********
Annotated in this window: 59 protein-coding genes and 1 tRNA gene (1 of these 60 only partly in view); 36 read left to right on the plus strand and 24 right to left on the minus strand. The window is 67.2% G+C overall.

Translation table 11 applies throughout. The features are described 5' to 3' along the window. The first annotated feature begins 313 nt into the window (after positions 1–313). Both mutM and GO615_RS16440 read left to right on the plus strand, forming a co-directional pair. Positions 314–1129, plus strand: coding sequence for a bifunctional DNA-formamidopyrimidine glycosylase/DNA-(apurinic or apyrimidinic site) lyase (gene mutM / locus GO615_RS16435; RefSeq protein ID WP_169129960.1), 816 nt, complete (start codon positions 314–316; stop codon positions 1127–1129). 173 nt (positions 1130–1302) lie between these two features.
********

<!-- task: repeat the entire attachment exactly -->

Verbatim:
Annotated in this window: 59 protein-coding genes and 1 tRNA gene (1 of these 60 only partly in view); 36 read left to right on the plus strand and 24 right to left on the minus strand. The window is 67.2% G+C overall.

Translation table 11 applies throughout. The features are described 5' to 3' along the window. The first annotated feature begins 313 nt into the window (after positions 1–313). Both mutM and GO615_RS16440 read left to right on the plus strand, forming a co-directional pair. Positions 314–1129, plus strand: coding sequence for a bifunctional DNA-formamidopyrimidine glycosylase/DNA-(apurinic or apyrimidinic site) lyase (gene mutM / locus GO615_RS16435; RefSeq protein ID WP_169129960.1), 816 nt, complete (start codon positions 314–316; stop codon positions 1127–1129). 173 nt (positions 1130–1302) lie between these two features.